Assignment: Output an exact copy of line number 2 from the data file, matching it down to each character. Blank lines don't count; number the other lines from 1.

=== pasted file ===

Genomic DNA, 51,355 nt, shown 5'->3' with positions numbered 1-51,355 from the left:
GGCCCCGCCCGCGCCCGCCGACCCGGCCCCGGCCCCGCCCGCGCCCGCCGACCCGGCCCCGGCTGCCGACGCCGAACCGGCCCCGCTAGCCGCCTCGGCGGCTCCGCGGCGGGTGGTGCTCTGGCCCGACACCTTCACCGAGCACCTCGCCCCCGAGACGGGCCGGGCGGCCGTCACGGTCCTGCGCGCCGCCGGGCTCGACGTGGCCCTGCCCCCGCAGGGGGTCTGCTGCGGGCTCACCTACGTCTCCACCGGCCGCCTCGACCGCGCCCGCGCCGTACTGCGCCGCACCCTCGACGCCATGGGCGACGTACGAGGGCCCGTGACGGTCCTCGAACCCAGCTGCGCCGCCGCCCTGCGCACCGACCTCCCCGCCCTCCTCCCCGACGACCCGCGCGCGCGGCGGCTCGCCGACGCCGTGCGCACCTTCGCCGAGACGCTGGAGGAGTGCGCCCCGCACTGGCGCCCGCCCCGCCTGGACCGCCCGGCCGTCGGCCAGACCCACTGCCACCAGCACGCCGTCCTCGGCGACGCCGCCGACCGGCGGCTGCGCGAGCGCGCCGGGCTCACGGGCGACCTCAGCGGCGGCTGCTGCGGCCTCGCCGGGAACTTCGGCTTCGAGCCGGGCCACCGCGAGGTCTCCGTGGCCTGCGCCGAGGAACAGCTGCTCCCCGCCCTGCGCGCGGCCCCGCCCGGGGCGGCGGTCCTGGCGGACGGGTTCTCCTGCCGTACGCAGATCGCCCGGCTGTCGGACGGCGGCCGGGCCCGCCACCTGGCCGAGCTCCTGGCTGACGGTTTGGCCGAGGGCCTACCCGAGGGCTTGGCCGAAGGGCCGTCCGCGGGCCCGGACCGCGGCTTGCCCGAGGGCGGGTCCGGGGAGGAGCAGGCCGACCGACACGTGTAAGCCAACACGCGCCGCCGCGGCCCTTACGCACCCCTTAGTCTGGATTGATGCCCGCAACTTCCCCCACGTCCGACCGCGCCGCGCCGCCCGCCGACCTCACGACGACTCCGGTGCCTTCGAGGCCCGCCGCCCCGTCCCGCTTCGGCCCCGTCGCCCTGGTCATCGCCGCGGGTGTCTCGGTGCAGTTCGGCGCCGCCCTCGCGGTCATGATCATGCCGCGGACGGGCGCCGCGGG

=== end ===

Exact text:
GGCCCCGCCCGCGCCCGCCGACCCGGCCCCGGCCCCGCCCGCGCCCGCCGACCCGGCCCCGGCTGCCGACGCCGAACCGGCCCCGCTAGCCGCCTCGGCGGCTCCGCGGCGGGTGGTGCTCTGGCCCGACACCTTCACCGAGCACCTCGCCCCCGAGACGGGCCGGGCGGCCGTCACGGTCCTGCGCGCCGCCGGGCTCGACGTGGCCCTGCCCCCGCAGGGGGTCTGCTGCGGGCTCACCTACGTCTCCACCGGCCGCCTCGACCGCGCCCGCGCCGTACTGCGCCGCACCCTCGACGCCATGGGCGACGTACGAGGGCCCGTGACGGTCCTCGAACCCAGCTGCGCCGCCGCCCTGCGCACCGACCTCCCCGCCCTCCTCCCCGACGACCCGCGCGCGCGGCGGCTCGCCGACGCCGTGCGCACCTTCGCCGAGACGCTGGAGGAGTGCGCCCCGCACTGGCGCCCGCCCCGCCTGGACCGCCCGGCCGTCGGCCAGACCCACTGCCACCAGCACGCCGTCCTCGGCGACGCCGCCGACCGGCGGCTGCGCGAGCGCGCCGGGCTCACGGGCGACCTCAGCGGCGGCTGCTGCGGCCTCGCCGGGAACTTCGGCTTCGAGCCGGGCCACCGCGAGGTCTCCGTGGCCTGCGCCGAGGAACAGCTGCTCCCCGCCCTGCGCGCGGCCCCGCCCGGGGCGGCGGTCCTGGCGGACGGGTTCTCCTGCCGTACGCAGATCGCCCGGCTGTCGGACGGCGGCCGGGCCCGCCACCTGGCCGAGCTCCTGGCTGACGGTTTGGCCGAGGGCCTACCCGAGGGCTTGGCCGAAGGGCCGTCCGCGGGCCCGGACCGCGGCTTGCCCGAGGGCGGGTCCGGGGAGGAGCAGGCCGACCGACACGTGTAAGCCAACACGCGCCGCCGCGGCCCTTACGCACCCCTTAGTCTGGATTGATGCCCGCAACTTCCCCCACGTCCGACCGCGCCGCGCCGCCCGCCGACCTCACGACGACTCCGGTGCCTTCGAGGCCCGCCGCCCCGTCCCGCTTCGGCCCCGTCGCCCTGGTCATCGCCGCGGGTGTCTCGGTGCAGTTCGGCGCCGCCCTCGCGGTCATGATCATGCCGCGGACGGGCGCCGCGGG